A blog dedicated to providing quotes by and posts relating to one of the most influential (and quotable!) authors of the twentieth century, G.K. Chesterton (1874-1936). If you do not know much about GKC, I suggest visiting the webpage of the American Chesterton Society as well as this wonderful Chesterton Facebook Page by a fellow Chestertonian

I also have created a list detailing examples of the influence of Chesterton if you are interested, that I work on from time to time.

(Moreover, for a list of short GKC quotes, I have created one here, citing the sources)

"...Stevenson had found that the secret of life lies in laughter and humility."

-Heretics (1905)

Monday, May 20, 2019

GKC "correcting" Shaw about the meaning of Shaw's own play....lol.

I seem destined to differ from Mr. Bernard Shaw just now. And having had the honour to differ from him about Shakespeare's plays I have now the even greater honour to differ from him about his own. Mr. Shaw's mistakes about the meaning of his own plays arise from the same source as his Shakespearean errors, a lack of warmth and poesy. Mr Huneker quotes in his book [...] Mr. Shaw's own account of the character of Candida. 'Candida' always appeared to me not only as the noblest work of Mr. Shaw, but as one of the noblest, if not the noblest, of modern plays; a most square and manly piece of moral truth. And with the authority of a close student of the work, I assure the author of it that if he imagines that he understands the character of Candida he is quite mistaken. Mr. Shaw says of Candida: 'Morell himself sees that "no law will bind her". She seduces Eugene just as far as it is worth her while to seduce him. She is a woman without "character" in the conventional sense. She is straight for natural reasons, not for conventional ethical ones." The fact of the matter is that Candida, being a strong woman and not a half-witted anarchist, knows, as all sane people do know, that 'convention' is a thing quite as real as 'nature', perhaps much more real than nature. Strong, experienced human souls accept the facts of habit, the magic of time, the need for continuity, the working loyalties, the compromises of fellowship, as they accept the sun and moon. Laws are not dead things, as the foolish Bohemians think, and as Mr. Huneker, and even Mr. Shaw, tend here to think them. Laws are living things, like songs; and for the same reason, for both songs and laws are filled with the passion and vigilance of mankind. To despise them is not to be a free man, but simply to be an unusually silly misanthrope. How far laws should sometimes be defied is another matter; but they should never be despised- for they are humanity.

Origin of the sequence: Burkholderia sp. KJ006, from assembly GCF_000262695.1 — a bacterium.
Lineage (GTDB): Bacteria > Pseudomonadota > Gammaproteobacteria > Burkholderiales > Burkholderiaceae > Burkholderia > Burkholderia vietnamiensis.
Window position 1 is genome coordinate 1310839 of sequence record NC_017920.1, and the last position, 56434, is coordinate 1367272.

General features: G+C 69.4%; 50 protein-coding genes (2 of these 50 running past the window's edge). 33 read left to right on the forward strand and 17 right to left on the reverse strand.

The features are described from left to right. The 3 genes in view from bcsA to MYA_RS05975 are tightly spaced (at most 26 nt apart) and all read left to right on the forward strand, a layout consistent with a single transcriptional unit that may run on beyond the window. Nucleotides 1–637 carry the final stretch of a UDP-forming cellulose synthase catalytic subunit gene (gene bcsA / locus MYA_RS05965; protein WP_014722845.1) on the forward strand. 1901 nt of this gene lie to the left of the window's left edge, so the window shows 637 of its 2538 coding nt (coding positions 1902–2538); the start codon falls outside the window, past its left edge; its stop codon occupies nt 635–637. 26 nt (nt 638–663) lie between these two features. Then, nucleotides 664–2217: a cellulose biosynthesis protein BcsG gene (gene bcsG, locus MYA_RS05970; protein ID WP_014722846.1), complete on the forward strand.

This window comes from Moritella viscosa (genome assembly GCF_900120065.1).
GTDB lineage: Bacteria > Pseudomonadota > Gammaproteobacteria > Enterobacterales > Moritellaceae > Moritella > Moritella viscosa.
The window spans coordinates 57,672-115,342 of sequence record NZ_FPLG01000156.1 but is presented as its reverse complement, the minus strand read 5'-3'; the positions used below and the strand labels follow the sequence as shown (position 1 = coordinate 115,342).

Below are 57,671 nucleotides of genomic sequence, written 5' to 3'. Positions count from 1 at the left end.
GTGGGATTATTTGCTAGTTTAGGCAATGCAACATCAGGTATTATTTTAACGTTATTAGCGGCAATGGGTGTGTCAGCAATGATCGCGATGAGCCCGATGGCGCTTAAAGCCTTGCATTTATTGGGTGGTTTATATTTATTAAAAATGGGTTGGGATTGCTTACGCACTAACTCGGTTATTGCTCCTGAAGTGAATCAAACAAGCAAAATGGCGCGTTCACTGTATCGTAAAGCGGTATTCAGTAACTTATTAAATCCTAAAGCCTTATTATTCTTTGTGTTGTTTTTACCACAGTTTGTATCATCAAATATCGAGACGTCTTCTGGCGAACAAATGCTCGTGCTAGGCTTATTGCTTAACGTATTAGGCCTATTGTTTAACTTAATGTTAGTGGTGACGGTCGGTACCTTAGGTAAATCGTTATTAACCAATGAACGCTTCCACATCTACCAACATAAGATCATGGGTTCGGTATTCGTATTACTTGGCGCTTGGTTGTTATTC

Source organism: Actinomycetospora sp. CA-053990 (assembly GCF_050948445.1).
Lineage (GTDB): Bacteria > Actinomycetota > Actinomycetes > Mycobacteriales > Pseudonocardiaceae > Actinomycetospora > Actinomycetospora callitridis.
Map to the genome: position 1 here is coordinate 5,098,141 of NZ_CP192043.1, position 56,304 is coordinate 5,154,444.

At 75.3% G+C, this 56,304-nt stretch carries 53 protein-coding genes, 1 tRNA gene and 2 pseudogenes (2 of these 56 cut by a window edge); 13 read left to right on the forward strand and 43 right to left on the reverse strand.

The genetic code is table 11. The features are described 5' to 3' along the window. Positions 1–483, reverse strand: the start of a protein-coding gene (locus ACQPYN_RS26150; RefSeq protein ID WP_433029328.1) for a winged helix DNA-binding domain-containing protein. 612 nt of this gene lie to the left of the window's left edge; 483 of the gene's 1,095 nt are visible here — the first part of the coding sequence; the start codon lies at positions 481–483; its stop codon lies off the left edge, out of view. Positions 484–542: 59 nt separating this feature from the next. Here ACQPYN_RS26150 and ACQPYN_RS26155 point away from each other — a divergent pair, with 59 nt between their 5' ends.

-April 26, 1905, Daily News

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